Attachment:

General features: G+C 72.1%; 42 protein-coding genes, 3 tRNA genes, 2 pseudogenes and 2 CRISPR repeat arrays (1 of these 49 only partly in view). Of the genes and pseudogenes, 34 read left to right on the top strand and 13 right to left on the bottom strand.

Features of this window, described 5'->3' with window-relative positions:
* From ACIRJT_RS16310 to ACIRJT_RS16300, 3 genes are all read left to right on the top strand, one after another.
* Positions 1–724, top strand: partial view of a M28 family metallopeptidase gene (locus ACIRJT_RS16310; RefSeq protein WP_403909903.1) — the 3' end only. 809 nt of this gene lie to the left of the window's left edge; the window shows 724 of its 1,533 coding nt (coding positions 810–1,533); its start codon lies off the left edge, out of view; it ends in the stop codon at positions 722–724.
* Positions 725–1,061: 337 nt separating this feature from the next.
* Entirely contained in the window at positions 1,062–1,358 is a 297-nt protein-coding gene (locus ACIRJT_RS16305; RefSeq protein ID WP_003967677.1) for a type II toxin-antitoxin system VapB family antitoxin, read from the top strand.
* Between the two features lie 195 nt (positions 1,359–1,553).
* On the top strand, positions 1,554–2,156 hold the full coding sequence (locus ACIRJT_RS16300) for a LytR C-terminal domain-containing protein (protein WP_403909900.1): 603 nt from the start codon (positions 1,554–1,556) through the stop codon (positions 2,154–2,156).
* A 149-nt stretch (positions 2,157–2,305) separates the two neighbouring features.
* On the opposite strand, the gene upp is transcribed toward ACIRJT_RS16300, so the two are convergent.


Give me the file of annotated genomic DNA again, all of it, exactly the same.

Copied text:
General features: G+C 72.1%; 42 protein-coding genes, 3 tRNA genes, 2 pseudogenes and 2 CRISPR repeat arrays (1 of these 49 only partly in view). Of the genes and pseudogenes, 34 read left to right on the top strand and 13 right to left on the bottom strand.

Features of this window, described 5'->3' with window-relative positions:
* From ACIRJT_RS16310 to ACIRJT_RS16300, 3 genes are all read left to right on the top strand, one after another.
* Positions 1–724, top strand: partial view of a M28 family metallopeptidase gene (locus ACIRJT_RS16310; RefSeq protein WP_403909903.1) — the 3' end only. 809 nt of this gene lie to the left of the window's left edge; the window shows 724 of its 1,533 coding nt (coding positions 810–1,533); its start codon lies off the left edge, out of view; it ends in the stop codon at positions 722–724.
* Positions 725–1,061: 337 nt separating this feature from the next.
* Entirely contained in the window at positions 1,062–1,358 is a 297-nt protein-coding gene (locus ACIRJT_RS16305; RefSeq protein ID WP_003967677.1) for a type II toxin-antitoxin system VapB family antitoxin, read from the top strand.
* Between the two features lie 195 nt (positions 1,359–1,553).
* On the top strand, positions 1,554–2,156 hold the full coding sequence (locus ACIRJT_RS16300) for a LytR C-terminal domain-containing protein (protein WP_403909900.1): 603 nt from the start codon (positions 1,554–1,556) through the stop codon (positions 2,154–2,156).
* A 149-nt stretch (positions 2,157–2,305) separates the two neighbouring features.
* On the opposite strand, the gene upp is transcribed toward ACIRJT_RS16300, so the two are convergent.